Quote:
Originally Posted by markopolo
These are expensive compared to the block type: http://www.elderstore.com/leg-x-furn...extenders.aspx Fits up to a 2 inch diameter leg.
Not to muddy the waters, here, but the futon really should be bolted down to the floor, as should anything that could kill you in an accident.
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Old 12-20-2011, 02:52 AM   #6
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Default Re: How to raise futon frame

Wow, they *are* expensive. But they look like what I was thinking of with the PVC pipe; I wonder if that's what they're made of. The regular plastic doesn't seem to hold the weight well. ( I see they have some of those too.)

To answer your question, Mike - the legs are hollow and open at the bottom. And I think what you're describing was what I was thinking of. I know about telescoping legs; my massage table (I used to be a massage therapist) had those. I think they worked just like the legs on a walker - push the button in, slide the pieces, then let the button pop back out. My table had metal legs; the wooden ones had a similar system, you just had to completely unscrew the bottom piece to reposition it.

I walked to the hardware store this afternoon to get a piece of PVC just to try it out. The salesperson had another couple of ideas:

1) A thicker bolt than what was suggested in the email, but maybe then I wouldn't need shims? I'm not sure if he meant that I should put it through both the leg and the pipe or just through the pipe and have the leg rest on it. (I'm not sure how stable that would be.)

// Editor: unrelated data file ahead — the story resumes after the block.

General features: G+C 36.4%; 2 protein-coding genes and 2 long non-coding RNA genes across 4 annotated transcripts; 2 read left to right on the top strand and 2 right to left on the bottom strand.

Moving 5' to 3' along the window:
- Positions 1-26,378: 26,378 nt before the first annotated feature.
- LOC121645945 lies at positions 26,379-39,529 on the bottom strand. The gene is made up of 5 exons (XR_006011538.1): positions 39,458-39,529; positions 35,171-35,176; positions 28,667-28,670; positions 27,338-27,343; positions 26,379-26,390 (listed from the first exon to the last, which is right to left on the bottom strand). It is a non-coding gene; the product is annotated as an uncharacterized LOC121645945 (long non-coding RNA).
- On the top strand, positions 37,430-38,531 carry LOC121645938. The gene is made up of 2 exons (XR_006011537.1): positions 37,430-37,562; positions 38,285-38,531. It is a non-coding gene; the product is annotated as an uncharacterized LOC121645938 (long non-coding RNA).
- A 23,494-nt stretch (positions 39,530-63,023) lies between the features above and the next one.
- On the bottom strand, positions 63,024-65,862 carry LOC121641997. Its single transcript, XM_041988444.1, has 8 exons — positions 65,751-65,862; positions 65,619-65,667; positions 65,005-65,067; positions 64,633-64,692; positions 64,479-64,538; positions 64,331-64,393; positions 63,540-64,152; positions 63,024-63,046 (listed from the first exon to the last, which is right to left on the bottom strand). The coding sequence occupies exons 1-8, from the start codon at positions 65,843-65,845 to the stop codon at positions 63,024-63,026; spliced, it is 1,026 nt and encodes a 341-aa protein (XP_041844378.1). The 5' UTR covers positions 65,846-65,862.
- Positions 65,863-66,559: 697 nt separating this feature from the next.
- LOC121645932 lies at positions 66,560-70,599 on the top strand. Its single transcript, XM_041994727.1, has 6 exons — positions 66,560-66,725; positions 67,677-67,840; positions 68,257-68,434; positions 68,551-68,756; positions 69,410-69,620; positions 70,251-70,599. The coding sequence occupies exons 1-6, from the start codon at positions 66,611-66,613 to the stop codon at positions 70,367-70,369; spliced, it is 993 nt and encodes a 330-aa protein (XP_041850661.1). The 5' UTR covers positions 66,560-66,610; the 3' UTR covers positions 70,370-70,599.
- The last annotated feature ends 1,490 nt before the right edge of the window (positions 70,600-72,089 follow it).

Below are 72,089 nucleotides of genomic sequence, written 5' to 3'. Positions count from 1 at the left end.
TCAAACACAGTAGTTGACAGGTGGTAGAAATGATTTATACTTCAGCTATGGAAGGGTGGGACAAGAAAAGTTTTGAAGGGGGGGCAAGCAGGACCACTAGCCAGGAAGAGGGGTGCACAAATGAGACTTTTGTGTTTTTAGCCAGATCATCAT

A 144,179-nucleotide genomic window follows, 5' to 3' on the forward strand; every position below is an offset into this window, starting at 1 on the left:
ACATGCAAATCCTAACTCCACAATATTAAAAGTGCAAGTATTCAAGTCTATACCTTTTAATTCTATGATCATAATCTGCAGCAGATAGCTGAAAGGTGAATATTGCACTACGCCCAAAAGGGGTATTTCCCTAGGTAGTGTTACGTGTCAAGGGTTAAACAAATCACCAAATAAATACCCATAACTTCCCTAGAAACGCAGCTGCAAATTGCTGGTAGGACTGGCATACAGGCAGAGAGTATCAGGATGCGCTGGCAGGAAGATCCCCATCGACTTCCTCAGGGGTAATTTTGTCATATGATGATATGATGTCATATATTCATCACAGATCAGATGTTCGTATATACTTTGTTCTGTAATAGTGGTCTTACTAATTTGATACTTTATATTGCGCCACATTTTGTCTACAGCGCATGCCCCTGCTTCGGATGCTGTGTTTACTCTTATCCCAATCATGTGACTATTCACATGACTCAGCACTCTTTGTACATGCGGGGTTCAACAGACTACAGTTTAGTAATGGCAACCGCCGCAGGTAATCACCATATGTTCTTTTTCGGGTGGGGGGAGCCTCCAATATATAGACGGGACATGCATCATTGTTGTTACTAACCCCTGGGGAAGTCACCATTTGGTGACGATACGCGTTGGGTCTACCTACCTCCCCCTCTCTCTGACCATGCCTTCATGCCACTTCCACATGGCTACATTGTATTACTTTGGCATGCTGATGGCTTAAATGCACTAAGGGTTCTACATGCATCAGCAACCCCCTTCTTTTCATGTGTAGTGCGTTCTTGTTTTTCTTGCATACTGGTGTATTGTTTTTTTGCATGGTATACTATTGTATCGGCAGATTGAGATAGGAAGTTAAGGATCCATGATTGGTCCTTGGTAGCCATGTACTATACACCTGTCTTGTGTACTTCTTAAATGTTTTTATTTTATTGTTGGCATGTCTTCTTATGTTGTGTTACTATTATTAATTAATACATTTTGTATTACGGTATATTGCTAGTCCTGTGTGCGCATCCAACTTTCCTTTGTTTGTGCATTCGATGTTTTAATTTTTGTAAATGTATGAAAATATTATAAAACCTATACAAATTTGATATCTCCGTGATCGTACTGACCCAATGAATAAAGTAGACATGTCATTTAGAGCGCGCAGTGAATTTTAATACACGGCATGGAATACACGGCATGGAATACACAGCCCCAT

2) A plain wood block with hinge-like things (I'm being really technical tonight ) to screw into both the leg and the block to keep the leg from sliding off it. I like this idea because if I use the PVC I'm not sure if I'll be able to get the holes lined up exactly on both sides of the pipe and the leg. Plus, this setup seems easier to take apart later on when my situation changes.

The piece I bought was 6" long and 2" in diameter. I haven't had a chance to try it yet; the first thing to do is see whether the leg even fits inside the pipe, and I didn't feel like removing the bedding and mattress just so I could lift up the frame to check that out. Maybe tomorrow.